An impressive list of international chef superstars -- think Jamie Oliver, Massimo Bottura, Heston Blumenthal and Rene Redzepi -- have laid down challenges for the MasterChef contestants. And it’s the personal connections of Preston, Calombaris and Mehigan that have brought the majority of big names on the show, rather than the production team.
But the encyclopaedic food knowledge of the team is also critical. "My co-EP David McDonald is a huge foodie and he does a hell of a lot of cooking," explains Bashfield. "So he … and the food team can talk about [the cooking] and I can think about 'well, how's that going to look on television. Is it going to work? Is it going to be engaging? Will our audience enjoy it?'"
The Power Index spoke to Bashfield the day before the filming of the season finale. Days earlier the filming of MasterChef Allstars wrapped up, meaning she’s produced 88 episodes of television this year. One week of television takes between a week and a half to two weeks to film. It then takes four weeks to edit one hour of TV. "You don’t go into this [job] unless you're expecting to work seven days a week," says Bashfield.
After a decade working as a current affairs producer at Channel Nine, Bashfield turned her skills to television entertainment. She began as a production associate -- "the lowest of low positions" -- on Carols by Candlelight before working her way up to be EP. After that she worked on the Logies, Big Brother, Micallef Tonight and launched The 7PM Project before being headhunted for the MasterChef top job after its first season.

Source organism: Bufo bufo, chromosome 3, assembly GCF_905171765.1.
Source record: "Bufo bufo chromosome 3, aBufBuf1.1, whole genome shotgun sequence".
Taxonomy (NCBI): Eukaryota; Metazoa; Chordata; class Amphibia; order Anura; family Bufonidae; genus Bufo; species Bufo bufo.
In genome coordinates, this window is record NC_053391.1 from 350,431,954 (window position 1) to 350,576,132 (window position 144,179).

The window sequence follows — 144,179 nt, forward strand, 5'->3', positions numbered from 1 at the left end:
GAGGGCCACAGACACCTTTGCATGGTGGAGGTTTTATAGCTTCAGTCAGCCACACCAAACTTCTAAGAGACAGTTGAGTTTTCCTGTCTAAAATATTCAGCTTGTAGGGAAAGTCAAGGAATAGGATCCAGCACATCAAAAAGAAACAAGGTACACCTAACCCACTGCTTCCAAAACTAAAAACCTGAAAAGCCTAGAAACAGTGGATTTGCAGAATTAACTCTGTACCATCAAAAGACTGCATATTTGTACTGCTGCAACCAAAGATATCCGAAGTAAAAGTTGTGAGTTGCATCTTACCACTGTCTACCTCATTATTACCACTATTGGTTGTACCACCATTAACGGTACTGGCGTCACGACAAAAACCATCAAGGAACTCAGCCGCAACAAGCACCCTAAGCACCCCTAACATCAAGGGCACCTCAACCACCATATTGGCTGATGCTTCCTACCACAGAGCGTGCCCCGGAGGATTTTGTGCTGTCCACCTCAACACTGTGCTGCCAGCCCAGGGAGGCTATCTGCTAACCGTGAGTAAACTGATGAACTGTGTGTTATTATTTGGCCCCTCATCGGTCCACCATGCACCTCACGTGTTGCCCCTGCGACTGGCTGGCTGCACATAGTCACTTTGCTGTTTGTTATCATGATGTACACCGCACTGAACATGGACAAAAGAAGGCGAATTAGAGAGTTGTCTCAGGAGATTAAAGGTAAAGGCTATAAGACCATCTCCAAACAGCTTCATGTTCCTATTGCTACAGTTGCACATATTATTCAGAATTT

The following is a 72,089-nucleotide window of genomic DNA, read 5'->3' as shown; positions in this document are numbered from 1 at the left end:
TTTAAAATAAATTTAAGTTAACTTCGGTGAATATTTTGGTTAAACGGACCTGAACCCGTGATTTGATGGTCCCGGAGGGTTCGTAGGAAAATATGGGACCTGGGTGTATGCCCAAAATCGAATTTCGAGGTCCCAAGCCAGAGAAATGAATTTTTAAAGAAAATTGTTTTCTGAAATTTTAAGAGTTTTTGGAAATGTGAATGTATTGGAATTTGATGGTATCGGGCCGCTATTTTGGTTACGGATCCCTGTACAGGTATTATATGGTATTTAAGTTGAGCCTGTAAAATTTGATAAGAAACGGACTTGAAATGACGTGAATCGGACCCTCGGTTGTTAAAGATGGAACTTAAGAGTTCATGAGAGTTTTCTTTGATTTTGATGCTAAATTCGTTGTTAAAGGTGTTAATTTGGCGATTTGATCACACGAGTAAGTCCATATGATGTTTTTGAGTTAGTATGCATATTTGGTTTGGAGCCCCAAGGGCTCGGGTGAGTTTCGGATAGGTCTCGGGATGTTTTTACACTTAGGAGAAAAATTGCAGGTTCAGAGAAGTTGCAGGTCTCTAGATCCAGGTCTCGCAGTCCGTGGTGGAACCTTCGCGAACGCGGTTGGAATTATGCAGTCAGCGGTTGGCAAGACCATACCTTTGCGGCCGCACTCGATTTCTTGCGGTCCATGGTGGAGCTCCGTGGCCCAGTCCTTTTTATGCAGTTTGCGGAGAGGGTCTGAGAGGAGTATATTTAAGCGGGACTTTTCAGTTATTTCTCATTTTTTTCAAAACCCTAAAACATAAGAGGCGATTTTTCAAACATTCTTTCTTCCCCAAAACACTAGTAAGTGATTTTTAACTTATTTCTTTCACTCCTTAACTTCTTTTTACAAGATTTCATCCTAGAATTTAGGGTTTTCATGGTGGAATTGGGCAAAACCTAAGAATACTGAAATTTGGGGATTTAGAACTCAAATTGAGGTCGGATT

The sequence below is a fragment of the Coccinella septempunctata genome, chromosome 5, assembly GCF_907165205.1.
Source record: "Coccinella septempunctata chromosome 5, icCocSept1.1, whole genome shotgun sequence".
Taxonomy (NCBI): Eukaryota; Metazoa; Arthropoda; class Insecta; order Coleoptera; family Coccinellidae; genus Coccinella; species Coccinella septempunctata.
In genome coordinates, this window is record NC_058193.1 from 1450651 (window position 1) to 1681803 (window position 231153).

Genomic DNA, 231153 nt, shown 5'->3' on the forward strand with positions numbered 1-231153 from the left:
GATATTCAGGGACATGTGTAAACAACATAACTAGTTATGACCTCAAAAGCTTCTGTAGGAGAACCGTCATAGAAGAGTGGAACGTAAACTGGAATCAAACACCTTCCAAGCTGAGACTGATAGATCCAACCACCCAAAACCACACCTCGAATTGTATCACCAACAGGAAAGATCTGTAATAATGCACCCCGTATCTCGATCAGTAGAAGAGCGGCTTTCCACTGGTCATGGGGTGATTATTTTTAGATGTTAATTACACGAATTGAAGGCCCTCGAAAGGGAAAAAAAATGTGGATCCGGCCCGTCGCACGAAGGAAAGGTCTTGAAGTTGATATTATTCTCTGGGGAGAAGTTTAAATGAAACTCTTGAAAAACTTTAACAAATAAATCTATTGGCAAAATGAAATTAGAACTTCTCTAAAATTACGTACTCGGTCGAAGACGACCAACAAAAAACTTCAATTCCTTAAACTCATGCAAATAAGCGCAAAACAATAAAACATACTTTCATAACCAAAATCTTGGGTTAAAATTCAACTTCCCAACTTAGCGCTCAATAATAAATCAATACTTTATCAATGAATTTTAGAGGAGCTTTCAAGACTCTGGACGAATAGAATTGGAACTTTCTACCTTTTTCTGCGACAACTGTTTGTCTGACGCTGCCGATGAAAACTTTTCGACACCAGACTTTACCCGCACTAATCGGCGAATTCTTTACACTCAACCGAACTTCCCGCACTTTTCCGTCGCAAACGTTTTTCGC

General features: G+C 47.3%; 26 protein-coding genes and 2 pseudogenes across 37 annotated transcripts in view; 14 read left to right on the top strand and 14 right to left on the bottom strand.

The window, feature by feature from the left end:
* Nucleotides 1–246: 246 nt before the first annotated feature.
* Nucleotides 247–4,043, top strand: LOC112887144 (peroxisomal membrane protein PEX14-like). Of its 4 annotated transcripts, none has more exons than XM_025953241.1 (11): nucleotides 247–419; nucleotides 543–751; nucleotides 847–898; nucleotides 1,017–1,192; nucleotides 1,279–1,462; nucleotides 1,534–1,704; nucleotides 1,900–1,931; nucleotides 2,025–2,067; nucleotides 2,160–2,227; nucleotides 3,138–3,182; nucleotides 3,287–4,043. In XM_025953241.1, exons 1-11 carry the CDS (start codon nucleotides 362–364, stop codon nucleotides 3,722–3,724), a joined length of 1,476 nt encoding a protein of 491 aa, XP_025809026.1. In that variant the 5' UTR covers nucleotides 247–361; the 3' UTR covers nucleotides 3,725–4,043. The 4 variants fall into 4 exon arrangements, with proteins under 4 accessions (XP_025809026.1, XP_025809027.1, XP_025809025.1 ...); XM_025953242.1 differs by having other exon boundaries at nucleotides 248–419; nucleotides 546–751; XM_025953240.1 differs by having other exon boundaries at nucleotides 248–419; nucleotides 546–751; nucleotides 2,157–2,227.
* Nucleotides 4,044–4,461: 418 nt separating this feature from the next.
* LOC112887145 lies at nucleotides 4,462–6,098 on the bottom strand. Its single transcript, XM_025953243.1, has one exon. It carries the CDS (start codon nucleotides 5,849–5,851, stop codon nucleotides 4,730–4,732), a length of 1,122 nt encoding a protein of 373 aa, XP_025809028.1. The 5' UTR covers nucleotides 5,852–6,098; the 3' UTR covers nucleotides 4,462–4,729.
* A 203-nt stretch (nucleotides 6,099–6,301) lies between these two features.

With her glasses, shoulder length chestnut brown hair and warm laugh, the Sydneysider resembles a suburban mum. And she mothers the contestants, noting that contestant welfare is one of the key aspects of her job and calling elimination days "the worst day of the cycle".
One aspect of MasterChef that gets regularly mocked is the constant waterworks. Bashfield nods when we bring it up, replying: "We're viewers as well and you go 'oh god, not another one crying'." But she says it’s no surprise that contestants get a little teary. "They've resigned from their jobs, they’ve put their families, girlfriends, that sort of stuff on hold to take this opportunity and it means a hell of a lot of them."
Television is a fickle business and this year’s MasterChef ratings didn’t hit the heights of previous seasons, but thanks to a strong core audience it seems the oven timer hasn’t beeped on the show yet. "We have an expectation that the show is going to be around for a hell of a long time," says Bashfield.
She names Attica chef Ben Shewry -- ranked number ten in the food power list -- as a chef they’d "love to have" on the show and says she’s still trying to figure out how to incorporate a challenge involving a slow cooker in to next season’s show.
The MasterChef kitchen journey in Sydney ends here after it was announced this week that production will move to the Melbourne Showgrounds after the Alexandria site was sold. It means Bashfield and the judges can return to their homes in the food capital. So what's next for the show? We’ll tell you right after the ad break…